LANCASTER – Planning for the Lancaster Eagle-Gazette Battle of the Fans was no small order for Fisher Catholic High School.
Students spent hours brainstorming, designing and creating posters, and decorating the gymnasium. Hours, they agree, that were well worth it.
“I formed so many friendships just from getting involved with this,” Nick Bermoy, one of the leaders of the Irish Army, said. Bermoy is a senior at Fisher Catholic and said he was inspired to lead the Irish Army by seniors past. He and co-leader Luke Hughes worked with peers, alumni, school principal Maureen Beck, and the janitorial staff to make their ideas come to life this basketball season.
Fisher Catholic High School students won the first Eagle-Gazette Battle of the Fans after two rounds of competition against five other schools in Fairfield County. Students were encouraged to contact the Eagle-Gazette if they wanted to participate in the competition and then prepare to be judged during games on their organization, creativity and sportsmanship.
“Luke and I just wanted to have a great experience with the student section and bring everyone together, so we thought it was a good idea to get involved,” Bermoy said.
Bermoy dressed as a leprechaun for both rounds of the Battle of the Fans competition, something he got the privilege of doing because he took the initiative to go to Party City for the costume. The Irish Army won a lot of creativity points when Bermoy battled the Grove City Christian Eagle after the third quarter of their second round game.
Also, during the second round game, the Irish Army put together a skit where they were looking for recruits to join their forces. The potential recruits wearing Fairfield Union and Bloom-Carroll gear (the other two second-round schools) did not make the cut.
But, the Irish Army actually did get recruits from other schools during the competition. Beck said that by the second round some Lancaster High School kids had donned camouflage and joined the Irish Army for the second round game against Grove City Christian.
But, perhaps what stood out the most for the Irish Army was their means of welcoming the Irish players to the floor. The gym lights went out and the sparklers the students were holding went on, creating an electric atmosphere before the start of their games in both rounds.
And that energy is definitely reflected on the floor. The Irish defeated Fairfield Christian Academy in their first round game for Battle of the Fans. The win came in the final seconds of overtime for the underdog Irish team, as Parker Brady drained his two final free throws with less than one second to play. The teams face off again Friday. This time the Irish will be on the road.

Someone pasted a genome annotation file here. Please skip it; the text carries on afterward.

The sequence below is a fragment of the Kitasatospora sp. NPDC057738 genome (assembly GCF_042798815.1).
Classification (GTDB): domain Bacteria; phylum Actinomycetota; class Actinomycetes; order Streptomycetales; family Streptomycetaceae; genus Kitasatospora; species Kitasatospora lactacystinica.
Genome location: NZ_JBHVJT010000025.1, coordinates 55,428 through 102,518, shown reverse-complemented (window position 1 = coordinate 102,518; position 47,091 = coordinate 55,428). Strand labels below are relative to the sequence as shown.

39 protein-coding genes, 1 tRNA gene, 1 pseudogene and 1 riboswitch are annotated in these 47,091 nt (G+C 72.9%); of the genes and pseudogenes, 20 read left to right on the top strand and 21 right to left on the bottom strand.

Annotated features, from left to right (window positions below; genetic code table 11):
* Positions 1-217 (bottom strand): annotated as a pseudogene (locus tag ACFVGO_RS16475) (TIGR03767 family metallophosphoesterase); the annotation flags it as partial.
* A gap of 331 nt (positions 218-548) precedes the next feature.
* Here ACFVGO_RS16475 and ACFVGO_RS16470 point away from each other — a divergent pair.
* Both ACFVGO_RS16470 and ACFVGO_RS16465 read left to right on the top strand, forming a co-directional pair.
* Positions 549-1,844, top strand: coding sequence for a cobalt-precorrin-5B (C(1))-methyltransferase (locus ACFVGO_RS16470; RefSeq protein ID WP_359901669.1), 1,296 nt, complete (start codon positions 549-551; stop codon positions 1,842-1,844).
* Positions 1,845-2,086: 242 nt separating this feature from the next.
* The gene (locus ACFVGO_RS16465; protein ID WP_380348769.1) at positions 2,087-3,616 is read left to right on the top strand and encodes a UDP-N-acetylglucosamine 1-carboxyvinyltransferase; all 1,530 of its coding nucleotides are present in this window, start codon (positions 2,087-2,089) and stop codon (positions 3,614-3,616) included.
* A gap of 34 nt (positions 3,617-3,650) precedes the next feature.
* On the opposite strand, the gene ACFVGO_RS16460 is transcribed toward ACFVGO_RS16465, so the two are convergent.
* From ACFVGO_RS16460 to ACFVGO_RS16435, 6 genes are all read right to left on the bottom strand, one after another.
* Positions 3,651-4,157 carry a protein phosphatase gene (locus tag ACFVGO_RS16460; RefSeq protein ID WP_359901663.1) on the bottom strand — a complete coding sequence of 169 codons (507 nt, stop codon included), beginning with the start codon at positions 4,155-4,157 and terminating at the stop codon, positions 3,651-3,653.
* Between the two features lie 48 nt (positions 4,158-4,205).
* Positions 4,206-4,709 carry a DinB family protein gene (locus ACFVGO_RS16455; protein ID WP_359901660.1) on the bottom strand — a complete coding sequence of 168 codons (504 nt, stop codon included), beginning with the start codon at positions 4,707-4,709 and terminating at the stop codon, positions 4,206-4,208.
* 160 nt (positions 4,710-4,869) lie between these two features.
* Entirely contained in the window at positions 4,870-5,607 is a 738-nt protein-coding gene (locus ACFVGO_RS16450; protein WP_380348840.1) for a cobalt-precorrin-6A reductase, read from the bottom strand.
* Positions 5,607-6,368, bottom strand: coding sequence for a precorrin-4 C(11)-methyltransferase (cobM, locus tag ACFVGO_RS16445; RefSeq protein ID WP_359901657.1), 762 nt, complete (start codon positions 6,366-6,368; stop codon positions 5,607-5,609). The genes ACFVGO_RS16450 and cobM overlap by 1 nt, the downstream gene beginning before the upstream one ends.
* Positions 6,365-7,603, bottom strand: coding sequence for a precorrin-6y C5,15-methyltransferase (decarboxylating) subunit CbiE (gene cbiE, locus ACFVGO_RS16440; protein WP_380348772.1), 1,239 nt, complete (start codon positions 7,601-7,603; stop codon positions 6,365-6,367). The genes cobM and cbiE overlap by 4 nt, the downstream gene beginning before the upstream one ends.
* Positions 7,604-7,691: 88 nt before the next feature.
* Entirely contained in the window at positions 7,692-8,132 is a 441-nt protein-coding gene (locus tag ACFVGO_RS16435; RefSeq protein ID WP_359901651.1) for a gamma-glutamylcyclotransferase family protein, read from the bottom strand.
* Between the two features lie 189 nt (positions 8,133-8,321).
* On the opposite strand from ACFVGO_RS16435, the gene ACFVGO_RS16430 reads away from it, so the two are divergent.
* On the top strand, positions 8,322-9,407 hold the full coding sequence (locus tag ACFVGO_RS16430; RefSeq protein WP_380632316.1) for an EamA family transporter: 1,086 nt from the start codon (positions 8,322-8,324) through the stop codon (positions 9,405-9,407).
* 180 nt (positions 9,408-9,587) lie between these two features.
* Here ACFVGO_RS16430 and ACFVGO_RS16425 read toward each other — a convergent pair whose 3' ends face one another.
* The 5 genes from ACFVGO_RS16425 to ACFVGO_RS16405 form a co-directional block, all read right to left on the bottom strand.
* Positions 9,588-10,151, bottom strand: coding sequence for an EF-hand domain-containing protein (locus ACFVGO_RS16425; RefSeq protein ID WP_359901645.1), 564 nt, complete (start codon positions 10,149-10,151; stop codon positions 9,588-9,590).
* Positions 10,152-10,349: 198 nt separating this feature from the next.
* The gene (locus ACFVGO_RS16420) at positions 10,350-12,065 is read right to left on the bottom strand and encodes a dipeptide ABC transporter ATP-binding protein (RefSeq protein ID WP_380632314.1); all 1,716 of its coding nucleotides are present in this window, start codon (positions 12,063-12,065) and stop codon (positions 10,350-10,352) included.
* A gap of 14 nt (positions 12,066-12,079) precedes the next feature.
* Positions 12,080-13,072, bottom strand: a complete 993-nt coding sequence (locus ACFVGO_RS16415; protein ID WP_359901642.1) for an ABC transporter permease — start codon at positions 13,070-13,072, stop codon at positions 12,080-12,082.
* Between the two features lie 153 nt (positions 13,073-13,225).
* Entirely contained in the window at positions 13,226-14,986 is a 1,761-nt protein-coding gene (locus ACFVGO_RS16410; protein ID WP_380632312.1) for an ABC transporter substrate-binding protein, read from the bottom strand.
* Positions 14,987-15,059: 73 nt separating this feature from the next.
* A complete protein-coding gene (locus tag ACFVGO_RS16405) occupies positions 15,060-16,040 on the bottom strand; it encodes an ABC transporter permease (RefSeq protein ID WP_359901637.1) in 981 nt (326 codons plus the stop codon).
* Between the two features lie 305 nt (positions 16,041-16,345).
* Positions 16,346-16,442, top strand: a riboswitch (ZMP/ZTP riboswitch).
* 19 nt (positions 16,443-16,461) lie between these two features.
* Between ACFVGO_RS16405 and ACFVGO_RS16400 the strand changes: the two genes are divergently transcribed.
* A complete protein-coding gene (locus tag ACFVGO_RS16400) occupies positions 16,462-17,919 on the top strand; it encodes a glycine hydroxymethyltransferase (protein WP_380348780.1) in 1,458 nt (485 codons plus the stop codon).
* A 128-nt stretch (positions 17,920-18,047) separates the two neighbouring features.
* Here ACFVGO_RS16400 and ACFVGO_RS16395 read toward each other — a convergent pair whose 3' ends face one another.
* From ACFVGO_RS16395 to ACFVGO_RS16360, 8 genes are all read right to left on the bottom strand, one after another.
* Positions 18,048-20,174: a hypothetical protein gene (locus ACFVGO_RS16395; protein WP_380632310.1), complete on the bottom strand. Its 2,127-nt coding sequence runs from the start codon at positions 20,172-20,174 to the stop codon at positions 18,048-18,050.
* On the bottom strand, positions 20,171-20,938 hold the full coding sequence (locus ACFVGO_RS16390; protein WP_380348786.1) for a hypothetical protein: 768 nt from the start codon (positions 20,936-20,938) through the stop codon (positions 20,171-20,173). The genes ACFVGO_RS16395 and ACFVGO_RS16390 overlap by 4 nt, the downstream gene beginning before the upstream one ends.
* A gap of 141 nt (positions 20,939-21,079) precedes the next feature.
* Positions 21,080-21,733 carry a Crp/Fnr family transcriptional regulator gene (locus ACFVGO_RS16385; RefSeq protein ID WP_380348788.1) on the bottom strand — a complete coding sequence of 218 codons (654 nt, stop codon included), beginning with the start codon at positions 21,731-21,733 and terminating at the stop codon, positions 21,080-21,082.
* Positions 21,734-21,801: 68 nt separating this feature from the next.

“There are games where you play and no one’s there, and then you have games like FCA and GCC where the entire gym is packed and its just the craziest environment you could think of for a high school basketball game,” senior point guard Eli Frazier said. “Those are nights I’ll never forget here at Fisher.”
And it’s not just the players on the floor that benefit from a lively student group in the stands. Adriana DeGenova has been a cheerleader at Fisher since her freshman year. She said that all of the hours that went into decorating the gym were worth it for the energy it helped generate from the crowd of parents and teachers.
“It helps us cheer louder and just be more peppy, which gets the crowd going… it’s like a circle,” DeGenova said.
The whole school seemed to turn out for both rounds of the competition, bringing their energy and hours of creativity to game night.
“It really shows how much… we really are going to miss [high school],” Hannah Wilt, a senior at Fisher Catholic, said. “It’s exciting to know we all did it together.”
Beck helped with the competition by fielding ideas from students and helping to organize the more elaborate and expensive ones. She said that parents even called in to make donations that would help offset the costs of the decorations and t-shirts.
“I think it reminds the students and staff why we are really here, which is to enjoy each others’ company and to have fun together in a positive light,” Beck said. “All of the best of the sport comes together in a competition like this…. It was an all-Irish community effort.”